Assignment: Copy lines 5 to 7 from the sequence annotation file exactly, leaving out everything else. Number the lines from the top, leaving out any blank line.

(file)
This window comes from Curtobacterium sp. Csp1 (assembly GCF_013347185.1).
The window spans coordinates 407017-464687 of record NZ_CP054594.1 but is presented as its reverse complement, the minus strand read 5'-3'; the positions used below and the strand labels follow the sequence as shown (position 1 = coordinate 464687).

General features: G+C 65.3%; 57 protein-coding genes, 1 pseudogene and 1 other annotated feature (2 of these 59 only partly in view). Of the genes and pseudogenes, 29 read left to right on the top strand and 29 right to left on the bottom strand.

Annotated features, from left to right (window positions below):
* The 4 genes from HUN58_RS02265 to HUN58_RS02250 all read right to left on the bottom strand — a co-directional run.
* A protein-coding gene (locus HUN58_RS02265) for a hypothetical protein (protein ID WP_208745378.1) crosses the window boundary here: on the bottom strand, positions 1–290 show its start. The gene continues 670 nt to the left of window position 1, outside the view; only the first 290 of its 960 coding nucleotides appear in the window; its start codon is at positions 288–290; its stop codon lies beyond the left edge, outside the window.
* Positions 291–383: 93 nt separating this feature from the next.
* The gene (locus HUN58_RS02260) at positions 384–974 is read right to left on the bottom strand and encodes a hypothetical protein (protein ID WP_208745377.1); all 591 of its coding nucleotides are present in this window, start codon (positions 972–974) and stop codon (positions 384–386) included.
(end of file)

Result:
* The 4 genes from HUN58_RS02265 to HUN58_RS02250 all read right to left on the bottom strand — a co-directional run.
* A protein-coding gene (locus HUN58_RS02265) for a hypothetical protein (protein ID WP_208745378.1) crosses the window boundary here: on the bottom strand, positions 1–290 show its start. The gene continues 670 nt to the left of window position 1, outside the view; only the first 290 of its 960 coding nucleotides appear in the window; its start codon is at positions 288–290; its stop codon lies beyond the left edge, outside the window.
* Positions 291–383: 93 nt separating this feature from the next.